Friday, May 6, 2016

Praying the Psalms. . .

Long before the cannon shot of the Reformation sounded forth or Luther began to form the fighting words that would challenge popes, councils, and teaching magisteriums, Luther was busy learning Hebrew and teaching the Psalms.  At the heart of the work of the early Luther were not the instructive texts of Paul with regard to the justification of the sinner before God but the Psalms. After receiving his doctorate in theology in 1512, Luther began his university career with lectures on the Bible based upon the Latin text of the Psalter. Hebrew had, apparently, not been part of Luther's curriculum either undergrad or graduate so he taught himself the biblical tongue using Johannes Reuchlin’s On the Rudiments of Hebrew. Long before Erasmus published the first Greek New Testament, the Hebrew Bible had been in print for decades.  Though Luther’s translation of the Tanakh from Hebrew into High German would wait until 1534 to be completed, he had already published Der Psalter Deutsch, his first edition of the complete psalter a decade before.

For Luther, the Psalms “are not words to read, but to live.” Luther's prayer life as monk and priest were rooted in the Psalms.  It was his hope and desire that every Christian would take to heart the Psalter as he had done -- memorizing them, pondering their meaning, and praying them. “In short, if you would see the holy Christian church pictured in living color and form, as in a small portrait, pick up the Psalter,” so said Pastor Luther. More than four centuries later, Dietrich Bonhoeffer would comment: "When the Psalter is abandoned, a great treasure is lost to the Christian Church; with its recovery comes hidden power..."

As I have often said, the best prayerbook for most folks is probably not a breviary or other form of devotion (ancient or modern) but the Psalter.  It is the richest fabric for forming piety, teaching our hearts to pray, and learning to trust with all our heart, soul, body, and mind the good and gracious will of God.  Once does not need to develop an elaborate format.  The Psalter is already well distributed throughout the Church Year in the Psalm of the Day and the Introits for each Sunday.  There are abundant patterns to help you pray the Psalms once a day or more throughout the calendar year.  It is my experience that this is the best way to begin a discipline of daily prayer -- to read the Psalm, ponder its meaning, and then pray it back to the Lord.

I have been given several editions of the Psalms, including the Concordia Psalter (complete with tones), and I have a copy or two done in more elaborate calligraphy.  There are abundant choices (including a newer ESV edition of the Psalms alone which I reviewed on this blog sometime ago).  If you are having problems praying and know that you should be praying more, try the pattern of reading a Psalm each day, reflecting upon its words, and then praying that Psalm as your daily prayer.  I think it is a most eloquent and yet practical beginning or end of each day.  If you like, sing the Psalm.  Tones and settings are provided in abundance to assist you in this.  All the prayer offices of the day are in essence extended treatments of the Psalms.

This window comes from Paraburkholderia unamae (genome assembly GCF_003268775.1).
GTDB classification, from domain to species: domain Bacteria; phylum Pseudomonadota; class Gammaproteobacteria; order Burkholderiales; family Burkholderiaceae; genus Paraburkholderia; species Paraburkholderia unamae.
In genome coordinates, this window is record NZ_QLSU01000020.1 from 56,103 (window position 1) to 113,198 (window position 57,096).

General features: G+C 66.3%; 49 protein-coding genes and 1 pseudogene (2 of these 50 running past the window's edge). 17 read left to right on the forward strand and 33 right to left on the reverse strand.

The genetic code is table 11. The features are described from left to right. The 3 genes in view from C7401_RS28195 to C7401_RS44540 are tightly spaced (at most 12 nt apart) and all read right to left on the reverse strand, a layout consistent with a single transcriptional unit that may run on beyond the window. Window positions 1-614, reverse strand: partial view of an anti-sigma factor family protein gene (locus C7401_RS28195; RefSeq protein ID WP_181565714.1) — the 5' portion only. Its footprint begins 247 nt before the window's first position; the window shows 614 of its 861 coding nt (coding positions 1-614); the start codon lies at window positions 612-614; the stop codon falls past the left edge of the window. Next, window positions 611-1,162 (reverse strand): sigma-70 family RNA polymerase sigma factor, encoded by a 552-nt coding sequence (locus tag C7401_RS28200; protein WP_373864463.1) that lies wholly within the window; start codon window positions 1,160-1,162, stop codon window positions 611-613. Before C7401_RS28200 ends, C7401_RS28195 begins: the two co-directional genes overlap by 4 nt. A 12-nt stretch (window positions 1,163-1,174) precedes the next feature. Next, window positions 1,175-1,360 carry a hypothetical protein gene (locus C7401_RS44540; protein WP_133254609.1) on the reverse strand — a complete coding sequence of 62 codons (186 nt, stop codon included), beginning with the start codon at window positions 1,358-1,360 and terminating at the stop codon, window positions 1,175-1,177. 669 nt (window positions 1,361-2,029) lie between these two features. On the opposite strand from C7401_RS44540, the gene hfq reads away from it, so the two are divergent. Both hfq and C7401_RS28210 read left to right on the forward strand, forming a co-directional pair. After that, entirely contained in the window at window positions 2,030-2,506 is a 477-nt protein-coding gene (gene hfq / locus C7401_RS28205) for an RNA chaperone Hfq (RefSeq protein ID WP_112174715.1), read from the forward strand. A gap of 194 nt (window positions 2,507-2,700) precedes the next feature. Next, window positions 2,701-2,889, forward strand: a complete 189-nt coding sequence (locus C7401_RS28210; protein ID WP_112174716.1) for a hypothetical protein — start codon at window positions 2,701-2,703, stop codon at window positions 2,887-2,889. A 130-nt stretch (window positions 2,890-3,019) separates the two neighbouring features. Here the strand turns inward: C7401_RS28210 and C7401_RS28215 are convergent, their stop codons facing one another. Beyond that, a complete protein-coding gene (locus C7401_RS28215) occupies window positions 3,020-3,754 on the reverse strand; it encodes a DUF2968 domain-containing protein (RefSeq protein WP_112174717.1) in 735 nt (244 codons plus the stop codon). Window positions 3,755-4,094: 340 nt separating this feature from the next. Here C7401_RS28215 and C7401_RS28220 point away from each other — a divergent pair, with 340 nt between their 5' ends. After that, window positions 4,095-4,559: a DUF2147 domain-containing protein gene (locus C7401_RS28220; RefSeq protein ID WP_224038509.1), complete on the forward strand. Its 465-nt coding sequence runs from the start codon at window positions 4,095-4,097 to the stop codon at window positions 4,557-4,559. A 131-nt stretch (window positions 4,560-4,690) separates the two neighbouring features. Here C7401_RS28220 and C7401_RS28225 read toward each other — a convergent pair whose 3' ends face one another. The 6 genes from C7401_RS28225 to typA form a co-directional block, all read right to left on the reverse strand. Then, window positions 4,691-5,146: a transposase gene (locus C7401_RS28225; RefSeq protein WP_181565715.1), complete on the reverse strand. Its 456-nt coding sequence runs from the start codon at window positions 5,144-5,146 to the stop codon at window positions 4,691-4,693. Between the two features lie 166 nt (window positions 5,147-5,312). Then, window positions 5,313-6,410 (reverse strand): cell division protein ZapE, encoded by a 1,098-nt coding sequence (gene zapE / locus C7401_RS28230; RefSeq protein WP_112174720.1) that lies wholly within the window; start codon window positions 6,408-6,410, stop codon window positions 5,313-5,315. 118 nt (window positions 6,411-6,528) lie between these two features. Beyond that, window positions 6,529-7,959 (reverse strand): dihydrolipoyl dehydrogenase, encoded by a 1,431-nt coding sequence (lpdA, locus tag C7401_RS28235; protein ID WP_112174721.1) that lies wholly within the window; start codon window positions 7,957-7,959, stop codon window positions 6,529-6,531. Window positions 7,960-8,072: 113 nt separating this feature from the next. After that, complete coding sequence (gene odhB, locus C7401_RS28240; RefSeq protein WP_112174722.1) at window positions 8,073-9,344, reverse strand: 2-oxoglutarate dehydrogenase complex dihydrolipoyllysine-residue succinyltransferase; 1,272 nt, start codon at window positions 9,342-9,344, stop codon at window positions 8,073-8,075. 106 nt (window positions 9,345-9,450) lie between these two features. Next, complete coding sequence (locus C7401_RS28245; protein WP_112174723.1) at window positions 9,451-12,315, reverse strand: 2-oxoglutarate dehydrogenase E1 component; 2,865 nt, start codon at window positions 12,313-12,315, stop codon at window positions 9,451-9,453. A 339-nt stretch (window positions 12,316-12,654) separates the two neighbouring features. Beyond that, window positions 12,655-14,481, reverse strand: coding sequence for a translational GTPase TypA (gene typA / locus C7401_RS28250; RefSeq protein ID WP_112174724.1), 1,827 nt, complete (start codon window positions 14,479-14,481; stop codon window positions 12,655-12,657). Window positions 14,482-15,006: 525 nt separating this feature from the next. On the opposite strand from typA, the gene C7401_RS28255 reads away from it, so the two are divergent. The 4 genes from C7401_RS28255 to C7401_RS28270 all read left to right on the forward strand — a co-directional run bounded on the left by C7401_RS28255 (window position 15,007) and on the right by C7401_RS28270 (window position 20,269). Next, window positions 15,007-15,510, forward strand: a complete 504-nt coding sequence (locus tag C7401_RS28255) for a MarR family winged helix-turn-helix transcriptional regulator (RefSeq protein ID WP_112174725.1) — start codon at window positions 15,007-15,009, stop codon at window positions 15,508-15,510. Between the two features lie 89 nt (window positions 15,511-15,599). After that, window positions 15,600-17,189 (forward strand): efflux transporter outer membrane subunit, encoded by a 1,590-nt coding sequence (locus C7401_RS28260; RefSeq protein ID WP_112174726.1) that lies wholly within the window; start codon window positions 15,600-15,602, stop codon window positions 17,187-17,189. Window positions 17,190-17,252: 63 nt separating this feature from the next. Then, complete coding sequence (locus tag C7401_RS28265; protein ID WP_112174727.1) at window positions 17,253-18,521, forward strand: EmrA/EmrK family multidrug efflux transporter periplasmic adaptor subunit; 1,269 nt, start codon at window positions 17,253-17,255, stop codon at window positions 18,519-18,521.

In pastoral settings when facing the troubles and trials of this mortal life with one who feels the sting more deeply than usual, I find the Psalms my ready pastoral care resource.  When I was faced with a request to pray at a remembrance of someone who took her own life, I reflected upon the rather tormented life of this woman and was drawn to Psalm 130 and to its author's own experience with the depths of despair and loneliness and the God who gives forgiveness to the fallen, who teaches us to wait without fear, who redeems the lost from their affliction and restores the broken.  Its repeated call to wait upon the Lord is not resignation to the evils we deplore but our awareness that God found not only on the mountain tops but in the valleys.

If you struggle to pray, start with the Psalms.  You may find that this is not only a beginning but a home which will form you in the faith as the Psalter has for many generations before you.


Chris said...

There is already an established order for praying the psalms according to the Western Rite. I wonder why, when I was Lutheran, I was never told about this. I was always told to pray, but I didn't know how and my pastors were frankly useless in helping me in this endeavor. It wasn't until I became Orthodox that I realized that there was an order for praying the psalter. in the Orthodox tradition, the psalter is divided into 20 kathismata said or sung during the week at Vespers and Orthros so that the entire psalter was read in one week. During Lent, the psalter is also spread out for the hours so that the psalter is said in its entirety twice every week. The Western Rite order has psalms ordered for the calendar day, some in the morning some in the evening so that the entire psalter is sung or said in a month. Again, I never heard about this before I became orthodox. It is a darn shame that Lutherans really have only started producing prayer books and rules of prayer that have otherwise been forgotten or ignored.

Kirk Skeptic said...

It is sad that only the Scots Presbyterian churches seem to have any sense of the primacy of the Psalter in both corporate and family worship. Our new Psalter fits liturgical worship well but, if one is not familiar with chanting, is much more difficult to use in family worship than, say, the 1650 Psalms of David in Metre or the Genevan Psalter. I'm sur we could do better, but won't hold my breath.

John Joseph Flanagan said...

I love the Psalms. Such a comfort. I prefer the KJV or the NKJV mainly.

--helen said...

Lutheran Worship has the Bible and Psalms divided so that you can read a Psalm and several chapters and you will go through the whole Bible in a year and the Psalms twice.